Sunday, April 16, 2017

And Now This Bulletin From the Sibyl's Cave

"Before the threshold of hell they passed through a group of beings...forms horrible to view.   The Furies spread their couches there, and Discord, whose hair was of vipers tied up with a bloody fillet..."
(Thomas Bullfinch, in The Age Of Fable)

I only want to point out here that the glory of a woman -- and very often a Goddess -- is her hair.  And in mythologies from all over the world, snakes represent WISDOM.

And if that wisdom sometimes has FANGS, well, that's the way the cookie crumbles, am I right?

Saturday, April 15, 2017

...Or Kill Me

William Powell -- Another VERY Serious Apple Roller

It's a funny thing.  All this time, although I knew in theory SOMEONE had compiled The Anarchist Cookbook (ISBN 0-9623032-0-8), I never really thought much about who it might have been.  I vaguely thought it would be a collective of disaffected youths, all boys, who liked things to be explody.

I was pretty close, as it turns out.  The photo at the top of this entry is the book's author, William Powell, who gave the copyright to his creation to the publisher, Lyle Stuart.  Consequently he hardly made a dime off a book that has sold something like 2 million copies.  AND MAYBE THAT WAS OK WITH HIM, because he came to regret all the mayhem that's followed in the wake of the book's release.  That regret came rather later.  About what you'd expect out of a guy who could put together a book like this, he was once an ANGRY YOUNG MAN who sort of wanted to blow up the world, along with meeting other life goals like smoking a lot of dope and making his own LSD.  The second image in this post, the animated gif, shows some of Powell's fan base. 

The first time I saw a copy of this book it was perched proudly in the window of a Little Professor bookstore.  This was just a few years ago.  I flipped through it a little -- it was already well-thumbed by other readers, I noticed -- and what I saw reminded me strongly of other revolutionary how-to books of the era, like:


Of course, neither of those books (respectively, ISBNs 978-0698105676 and 978-1560256908) taught you how to make a bomb out of a tennis ball or showed you where to order your own crossbow.  Never forget that while women were fighting for the right to ask questions in their doctors' offices and war protesters were learning how to cheese off their elected officials, there were other, more hotheaded movements going on, and William Powell was a major part of that.  This country -- the world at large -- would not be the same without him.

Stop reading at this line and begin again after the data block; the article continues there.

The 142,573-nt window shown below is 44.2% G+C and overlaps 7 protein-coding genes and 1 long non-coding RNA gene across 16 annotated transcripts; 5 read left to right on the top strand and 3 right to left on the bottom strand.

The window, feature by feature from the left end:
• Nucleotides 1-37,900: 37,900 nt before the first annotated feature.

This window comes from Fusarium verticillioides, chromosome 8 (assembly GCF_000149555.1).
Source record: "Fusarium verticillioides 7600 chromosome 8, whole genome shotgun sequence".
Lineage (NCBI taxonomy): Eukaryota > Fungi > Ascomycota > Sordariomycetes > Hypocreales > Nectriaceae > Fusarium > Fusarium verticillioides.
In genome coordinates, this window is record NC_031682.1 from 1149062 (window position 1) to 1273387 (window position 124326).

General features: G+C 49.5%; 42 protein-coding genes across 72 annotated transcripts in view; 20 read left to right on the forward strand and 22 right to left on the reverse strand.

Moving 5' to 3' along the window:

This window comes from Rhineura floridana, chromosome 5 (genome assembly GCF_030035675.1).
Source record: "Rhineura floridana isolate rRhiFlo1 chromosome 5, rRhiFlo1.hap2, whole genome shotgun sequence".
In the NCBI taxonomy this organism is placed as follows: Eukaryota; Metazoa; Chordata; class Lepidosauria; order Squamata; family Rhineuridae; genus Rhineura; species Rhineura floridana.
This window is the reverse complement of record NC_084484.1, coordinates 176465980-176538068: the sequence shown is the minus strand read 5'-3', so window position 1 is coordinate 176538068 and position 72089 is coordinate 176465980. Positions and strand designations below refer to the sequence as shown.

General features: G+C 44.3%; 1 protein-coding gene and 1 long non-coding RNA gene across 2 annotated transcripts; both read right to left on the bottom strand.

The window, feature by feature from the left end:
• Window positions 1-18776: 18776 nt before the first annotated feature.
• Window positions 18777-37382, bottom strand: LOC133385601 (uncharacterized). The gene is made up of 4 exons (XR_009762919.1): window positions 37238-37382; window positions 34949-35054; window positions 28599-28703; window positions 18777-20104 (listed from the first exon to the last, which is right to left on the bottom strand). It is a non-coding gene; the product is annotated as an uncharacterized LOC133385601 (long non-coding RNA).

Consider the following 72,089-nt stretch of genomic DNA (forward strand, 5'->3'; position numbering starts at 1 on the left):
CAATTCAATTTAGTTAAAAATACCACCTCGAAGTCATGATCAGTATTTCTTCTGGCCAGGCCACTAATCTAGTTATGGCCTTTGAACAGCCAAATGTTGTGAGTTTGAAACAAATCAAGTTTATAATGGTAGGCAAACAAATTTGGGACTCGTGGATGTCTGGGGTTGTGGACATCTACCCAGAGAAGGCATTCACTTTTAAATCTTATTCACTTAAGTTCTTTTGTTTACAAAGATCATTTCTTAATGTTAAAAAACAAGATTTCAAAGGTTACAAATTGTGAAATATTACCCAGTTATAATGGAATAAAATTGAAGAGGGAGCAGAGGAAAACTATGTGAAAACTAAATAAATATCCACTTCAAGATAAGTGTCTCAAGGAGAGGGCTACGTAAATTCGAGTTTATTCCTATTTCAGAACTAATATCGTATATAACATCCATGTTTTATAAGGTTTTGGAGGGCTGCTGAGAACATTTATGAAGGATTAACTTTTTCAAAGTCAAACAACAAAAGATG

All he really did was remind us that terror is IN YOUR HANDS RIGHT NOW.  And you should be glad that most of us choose to set it down and walk away. Otherwise your place might look like this one, remodeled by the Weathermen:

And really, what point did they make by creating this mess?

Thursday, April 13, 2017

Mouawiya Syasneh -- A Serious, Serious Apple Roller

LOOKS PRETTY ORDINARY, DOESN'T HE?  This is the kid who, at 14, wrote "IT'S YOUR TURN, DOCTOR" in spray paint on a wall in Syria, addressed to Bashar al-Assad.  Somewhat to his surprise, his tongue-in-cheek graffito started the civil war that rages to this day in Syria.  The Arab Spring had sprung and emotions were a bit high in Tunisia, Egypt and points east when Syasneh got out his spray can.  The rest, as they say, is history.

Not one to see the humor, Assad sent his goon squad out to arrest and torture Syasneh and his buddies.  This set off a wave of protests across the country; one thing led to another and the headcount of the dead now stands at 500,000 or so.  People are leaving by train, on foot and riding in inner tubes to get as far away from their home country as possible -- and there is no sign it's going to let up any time soon.  Syasneh's dad was killed in the fracas and Syasneh had had enough at that point.  He joined the Free Syrian Army (a rebel group) at age 16 and worked for some time on finishing what he accidentally started.  He has since tired of the bloodshed and wants it to end.  What Syrian wouldn't?  Oh, yeah, this guy wouldn't:

(the good doctor to whom Syasneh's graffito was addressed)

If the goal is to spread CHAOS, I'd have to say he's doing quite well.

Sunday, April 02, 2017